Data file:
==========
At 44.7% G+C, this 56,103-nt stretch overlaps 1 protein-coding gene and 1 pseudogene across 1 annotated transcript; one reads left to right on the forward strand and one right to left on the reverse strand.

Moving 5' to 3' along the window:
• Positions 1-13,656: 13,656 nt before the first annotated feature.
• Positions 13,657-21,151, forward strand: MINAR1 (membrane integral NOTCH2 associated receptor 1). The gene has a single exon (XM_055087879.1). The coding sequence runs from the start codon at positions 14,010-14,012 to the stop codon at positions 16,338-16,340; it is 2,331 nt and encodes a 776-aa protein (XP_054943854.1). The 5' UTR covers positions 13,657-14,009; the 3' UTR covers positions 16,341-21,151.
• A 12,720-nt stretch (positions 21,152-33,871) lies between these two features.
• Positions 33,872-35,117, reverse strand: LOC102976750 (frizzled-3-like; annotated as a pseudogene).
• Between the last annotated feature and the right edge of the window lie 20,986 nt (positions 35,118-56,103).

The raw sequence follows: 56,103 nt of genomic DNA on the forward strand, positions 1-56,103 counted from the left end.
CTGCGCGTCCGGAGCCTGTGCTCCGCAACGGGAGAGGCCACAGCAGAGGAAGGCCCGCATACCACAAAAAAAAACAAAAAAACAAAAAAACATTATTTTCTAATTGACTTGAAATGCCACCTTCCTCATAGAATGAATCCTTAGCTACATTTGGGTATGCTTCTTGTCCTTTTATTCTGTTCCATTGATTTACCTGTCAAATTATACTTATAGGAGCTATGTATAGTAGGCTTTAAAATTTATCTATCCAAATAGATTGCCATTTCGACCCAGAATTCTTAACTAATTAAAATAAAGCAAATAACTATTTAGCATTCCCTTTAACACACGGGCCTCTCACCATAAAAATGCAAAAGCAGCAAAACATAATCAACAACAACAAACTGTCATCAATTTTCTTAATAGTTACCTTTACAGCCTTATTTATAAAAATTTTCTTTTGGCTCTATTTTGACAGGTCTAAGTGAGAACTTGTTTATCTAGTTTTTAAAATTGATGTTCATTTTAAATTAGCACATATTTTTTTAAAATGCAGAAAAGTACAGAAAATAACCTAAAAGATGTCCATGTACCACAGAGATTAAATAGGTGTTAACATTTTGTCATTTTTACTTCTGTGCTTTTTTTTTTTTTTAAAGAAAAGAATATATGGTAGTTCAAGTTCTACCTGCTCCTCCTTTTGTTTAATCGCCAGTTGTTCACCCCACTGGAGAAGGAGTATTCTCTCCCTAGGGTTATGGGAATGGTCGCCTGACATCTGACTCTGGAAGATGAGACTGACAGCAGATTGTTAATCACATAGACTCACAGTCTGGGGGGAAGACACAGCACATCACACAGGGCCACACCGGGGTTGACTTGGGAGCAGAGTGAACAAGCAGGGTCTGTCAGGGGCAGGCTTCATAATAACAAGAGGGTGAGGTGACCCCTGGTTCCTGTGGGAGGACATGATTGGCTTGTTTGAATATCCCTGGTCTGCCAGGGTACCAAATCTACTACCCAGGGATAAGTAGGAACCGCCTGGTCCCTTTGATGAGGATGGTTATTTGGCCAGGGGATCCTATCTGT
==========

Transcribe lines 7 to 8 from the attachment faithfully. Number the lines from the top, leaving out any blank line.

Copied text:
• Between the last annotated feature and the right edge of the window lie 20,986 nt (positions 35,118-56,103).

The raw sequence follows: 56,103 nt of genomic DNA on the forward strand, positions 1-56,103 counted from the left end.